Heather Henderson was born 42 years ago today. Few people have made such an impact in my life—and the lives of many, many others.
For 9 years, I worked for a national nonprofit called Dads & Daughters® (no longer around, unfortunately). When the amazing Michael Kieschnick and I began building the organization in 1999, we hired this smart, organized, creative and determined young woman named Heather Henderson to help us launch it.
Heather had edited and did marketing for national magazines, been a newspaper reporter and coached gymnastics. This multitalented woman created the Dads & Daughters® website and membership system from scratch, did reams of research, ran the office, did media interviews, and a thousand other things. She quickly established relationships with hundreds of activists around the country, sharing information and promoting this unique organization, dedicated to making the world better through the power and potential of father-daughter relationships. Sometimes it seemed like she did the work of five people!
All the while, she radiated her insight, affection, knowledge, determination, skill and curiosity. And was an incredibly good friend—the kind who is supportive and encouraging, while not being afraid to tell you the truth, no matter what.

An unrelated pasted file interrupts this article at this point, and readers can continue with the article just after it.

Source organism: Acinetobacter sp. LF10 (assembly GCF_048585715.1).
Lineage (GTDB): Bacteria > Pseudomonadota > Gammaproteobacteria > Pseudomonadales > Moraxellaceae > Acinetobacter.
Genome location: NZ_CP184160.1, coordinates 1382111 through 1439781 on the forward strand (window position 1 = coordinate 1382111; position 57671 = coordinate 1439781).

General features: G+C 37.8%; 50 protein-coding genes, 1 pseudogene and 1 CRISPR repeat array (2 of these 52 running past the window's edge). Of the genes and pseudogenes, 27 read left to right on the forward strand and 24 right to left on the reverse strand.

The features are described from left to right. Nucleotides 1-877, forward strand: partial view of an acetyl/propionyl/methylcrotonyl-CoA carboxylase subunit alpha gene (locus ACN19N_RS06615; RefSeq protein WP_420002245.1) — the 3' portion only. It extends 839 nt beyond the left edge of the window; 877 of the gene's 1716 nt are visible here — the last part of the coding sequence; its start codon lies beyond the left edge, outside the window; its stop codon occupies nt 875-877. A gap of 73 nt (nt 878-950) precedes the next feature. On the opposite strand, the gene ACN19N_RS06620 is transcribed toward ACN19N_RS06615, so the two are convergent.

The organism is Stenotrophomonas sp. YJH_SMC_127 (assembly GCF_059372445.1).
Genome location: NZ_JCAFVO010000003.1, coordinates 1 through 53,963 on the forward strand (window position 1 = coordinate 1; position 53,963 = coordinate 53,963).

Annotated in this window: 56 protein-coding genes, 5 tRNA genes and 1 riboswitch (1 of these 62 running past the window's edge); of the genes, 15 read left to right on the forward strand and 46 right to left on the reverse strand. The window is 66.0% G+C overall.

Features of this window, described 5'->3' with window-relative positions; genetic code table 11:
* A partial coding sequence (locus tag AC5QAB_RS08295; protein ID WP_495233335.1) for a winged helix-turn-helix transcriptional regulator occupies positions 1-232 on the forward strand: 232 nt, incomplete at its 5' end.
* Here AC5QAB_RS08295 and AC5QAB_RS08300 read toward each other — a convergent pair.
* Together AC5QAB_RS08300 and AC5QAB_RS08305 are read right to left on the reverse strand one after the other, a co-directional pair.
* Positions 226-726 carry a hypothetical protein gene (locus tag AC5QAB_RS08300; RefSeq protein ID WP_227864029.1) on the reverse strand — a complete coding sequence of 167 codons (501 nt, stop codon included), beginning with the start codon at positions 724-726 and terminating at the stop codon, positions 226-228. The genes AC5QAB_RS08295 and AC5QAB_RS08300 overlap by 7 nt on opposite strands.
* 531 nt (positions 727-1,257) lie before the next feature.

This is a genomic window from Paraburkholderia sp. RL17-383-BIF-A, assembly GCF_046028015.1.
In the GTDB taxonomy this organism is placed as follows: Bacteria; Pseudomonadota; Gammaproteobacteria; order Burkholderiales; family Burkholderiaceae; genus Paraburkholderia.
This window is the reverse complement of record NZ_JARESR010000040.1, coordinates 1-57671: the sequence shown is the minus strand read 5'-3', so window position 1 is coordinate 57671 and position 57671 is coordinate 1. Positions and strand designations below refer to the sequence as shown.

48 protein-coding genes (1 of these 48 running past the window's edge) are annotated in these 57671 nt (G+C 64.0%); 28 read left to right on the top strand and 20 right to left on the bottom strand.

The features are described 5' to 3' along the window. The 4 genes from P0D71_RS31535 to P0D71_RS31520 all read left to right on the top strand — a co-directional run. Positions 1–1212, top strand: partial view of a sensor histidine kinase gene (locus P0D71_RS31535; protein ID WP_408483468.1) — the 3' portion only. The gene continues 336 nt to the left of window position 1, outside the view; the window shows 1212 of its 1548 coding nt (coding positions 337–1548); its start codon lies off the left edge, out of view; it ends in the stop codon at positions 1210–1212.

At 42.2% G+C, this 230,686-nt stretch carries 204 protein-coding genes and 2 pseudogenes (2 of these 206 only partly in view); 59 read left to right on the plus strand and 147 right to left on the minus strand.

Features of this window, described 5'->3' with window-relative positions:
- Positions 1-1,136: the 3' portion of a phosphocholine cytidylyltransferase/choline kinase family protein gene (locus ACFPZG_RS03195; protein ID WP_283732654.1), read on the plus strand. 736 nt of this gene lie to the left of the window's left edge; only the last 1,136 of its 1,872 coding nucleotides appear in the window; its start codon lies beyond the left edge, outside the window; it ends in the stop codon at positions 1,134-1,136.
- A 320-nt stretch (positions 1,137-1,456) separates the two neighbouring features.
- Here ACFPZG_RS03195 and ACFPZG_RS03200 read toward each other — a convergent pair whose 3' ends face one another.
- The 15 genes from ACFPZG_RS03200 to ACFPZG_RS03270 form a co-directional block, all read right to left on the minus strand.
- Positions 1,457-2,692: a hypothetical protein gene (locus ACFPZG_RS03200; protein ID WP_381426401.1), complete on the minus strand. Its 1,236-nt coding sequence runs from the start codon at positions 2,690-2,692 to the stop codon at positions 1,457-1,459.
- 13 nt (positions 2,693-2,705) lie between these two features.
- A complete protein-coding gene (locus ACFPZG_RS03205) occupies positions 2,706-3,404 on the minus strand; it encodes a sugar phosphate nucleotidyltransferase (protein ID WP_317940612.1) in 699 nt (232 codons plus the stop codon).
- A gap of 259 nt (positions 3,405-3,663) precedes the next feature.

One Wednesday morning in 15 years ago, Heather didn’t come to work, which was very unlike such a punctual, responsible woman. I went up to her house to see if anything was wrong. I found Heather lying facedown on the floor in her kitchen, dead of a heart attack at age twenty-seven.
After 11 years of struggling with anorexia and bulimia, this talented, lovable, and well-loved woman’s heart gave out at a sinfully young age, three days before her sister’s wedding and seven months before her own. Her death crushed her fiancé, family and friends. Activists and professionals nationwide called and emailed our office in shock that such a young and talented person was gone. I get very angry remembering her lifeless body and thinking about how anorexia and bulimia snapped off her life -- and how they take root so readily in our culture.
Serious eating disorders, from bulimia to anorexia, are among this problem’s worst manifestations and may end in permanent health damage or death. Eating disorders have one of the highest death rates of any mental illness. Up to ten percent of the nation’s young women are diagnosed with anorexia, bulimia or some other form of disordered eating. Sadly, Heather’s friends and family have a very human face to put on that cold statistic.
Heather was far more than her eating disorder and her death. It is the rest of her that I remember most—and celebrate—on her birthday today.
I hope that you will celebrate the incredible girls and young women who are part of your life. Always remember that the world can be made better through the power and potential of father-daughter relationships—including yours.